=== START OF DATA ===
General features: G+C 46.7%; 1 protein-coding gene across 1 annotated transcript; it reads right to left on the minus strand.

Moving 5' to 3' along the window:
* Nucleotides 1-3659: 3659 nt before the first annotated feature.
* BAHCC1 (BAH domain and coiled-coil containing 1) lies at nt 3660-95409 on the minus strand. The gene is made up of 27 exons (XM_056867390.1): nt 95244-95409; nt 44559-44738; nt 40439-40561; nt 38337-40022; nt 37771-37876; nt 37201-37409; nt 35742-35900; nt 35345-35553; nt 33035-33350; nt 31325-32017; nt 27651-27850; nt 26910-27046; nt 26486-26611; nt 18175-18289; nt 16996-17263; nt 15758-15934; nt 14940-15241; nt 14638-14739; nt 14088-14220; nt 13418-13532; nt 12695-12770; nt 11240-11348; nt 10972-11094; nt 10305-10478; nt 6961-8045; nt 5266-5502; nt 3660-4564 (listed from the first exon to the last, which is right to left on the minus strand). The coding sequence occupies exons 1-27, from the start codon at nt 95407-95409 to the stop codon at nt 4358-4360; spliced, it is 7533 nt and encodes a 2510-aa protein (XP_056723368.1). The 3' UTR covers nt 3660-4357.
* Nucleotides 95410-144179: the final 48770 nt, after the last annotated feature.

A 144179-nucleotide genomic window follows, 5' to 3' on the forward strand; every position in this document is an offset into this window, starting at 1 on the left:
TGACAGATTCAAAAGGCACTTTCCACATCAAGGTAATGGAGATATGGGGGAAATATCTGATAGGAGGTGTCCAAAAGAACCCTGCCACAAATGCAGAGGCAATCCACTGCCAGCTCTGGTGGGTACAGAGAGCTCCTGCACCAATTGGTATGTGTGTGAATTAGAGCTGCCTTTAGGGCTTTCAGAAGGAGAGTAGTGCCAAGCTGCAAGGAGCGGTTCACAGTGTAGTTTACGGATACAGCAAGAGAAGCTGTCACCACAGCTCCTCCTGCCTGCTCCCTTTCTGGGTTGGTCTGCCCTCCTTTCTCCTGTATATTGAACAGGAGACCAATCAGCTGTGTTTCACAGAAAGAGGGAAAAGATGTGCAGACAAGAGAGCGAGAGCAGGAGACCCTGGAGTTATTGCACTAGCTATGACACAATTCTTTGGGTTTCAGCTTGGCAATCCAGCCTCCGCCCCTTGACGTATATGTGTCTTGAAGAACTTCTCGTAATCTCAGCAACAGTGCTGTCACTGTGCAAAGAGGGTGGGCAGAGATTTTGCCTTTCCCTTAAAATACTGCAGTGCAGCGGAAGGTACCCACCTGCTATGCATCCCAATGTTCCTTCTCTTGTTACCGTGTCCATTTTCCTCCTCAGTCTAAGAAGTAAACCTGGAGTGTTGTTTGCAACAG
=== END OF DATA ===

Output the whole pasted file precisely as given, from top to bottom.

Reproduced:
General features: G+C 46.7%; 1 protein-coding gene across 1 annotated transcript; it reads right to left on the minus strand.

Moving 5' to 3' along the window:
* Nucleotides 1-3659: 3659 nt before the first annotated feature.
* BAHCC1 (BAH domain and coiled-coil containing 1) lies at nt 3660-95409 on the minus strand. The gene is made up of 27 exons (XM_056867390.1): nt 95244-95409; nt 44559-44738; nt 40439-40561; nt 38337-40022; nt 37771-37876; nt 37201-37409; nt 35742-35900; nt 35345-35553; nt 33035-33350; nt 31325-32017; nt 27651-27850; nt 26910-27046; nt 26486-26611; nt 18175-18289; nt 16996-17263; nt 15758-15934; nt 14940-15241; nt 14638-14739; nt 14088-14220; nt 13418-13532; nt 12695-12770; nt 11240-11348; nt 10972-11094; nt 10305-10478; nt 6961-8045; nt 5266-5502; nt 3660-4564 (listed from the first exon to the last, which is right to left on the minus strand). The coding sequence occupies exons 1-27, from the start codon at nt 95407-95409 to the stop codon at nt 4358-4360; spliced, it is 7533 nt and encodes a 2510-aa protein (XP_056723368.1). The 3' UTR covers nt 3660-4357.
* Nucleotides 95410-144179: the final 48770 nt, after the last annotated feature.

A 144179-nucleotide genomic window follows, 5' to 3' on the forward strand; every position in this document is an offset into this window, starting at 1 on the left:
TGACAGATTCAAAAGGCACTTTCCACATCAAGGTAATGGAGATATGGGGGAAATATCTGATAGGAGGTGTCCAAAAGAACCCTGCCACAAATGCAGAGGCAATCCACTGCCAGCTCTGGTGGGTACAGAGAGCTCCTGCACCAATTGGTATGTGTGTGAATTAGAGCTGCCTTTAGGGCTTTCAGAAGGAGAGTAGTGCCAAGCTGCAAGGAGCGGTTCACAGTGTAGTTTACGGATACAGCAAGAGAAGCTGTCACCACAGCTCCTCCTGCCTGCTCCCTTTCTGGGTTGGTCTGCCCTCCTTTCTCCTGTATATTGAACAGGAGACCAATCAGCTGTGTTTCACAGAAAGAGGGAAAAGATGTGCAGACAAGAGAGCGAGAGCAGGAGACCCTGGAGTTATTGCACTAGCTATGACACAATTCTTTGGGTTTCAGCTTGGCAATCCAGCCTCCGCCCCTTGACGTATATGTGTCTTGAAGAACTTCTCGTAATCTCAGCAACAGTGCTGTCACTGTGCAAAGAGGGTGGGCAGAGATTTTGCCTTTCCCTTAAAATACTGCAGTGCAGCGGAAGGTACCCACCTGCTATGCATCCCAATGTTCCTTCTCTTGTTACCGTGTCCATTTTCCTCCTCAGTCTAAGAAGTAAACCTGGAGTGTTGTTTGCAACAG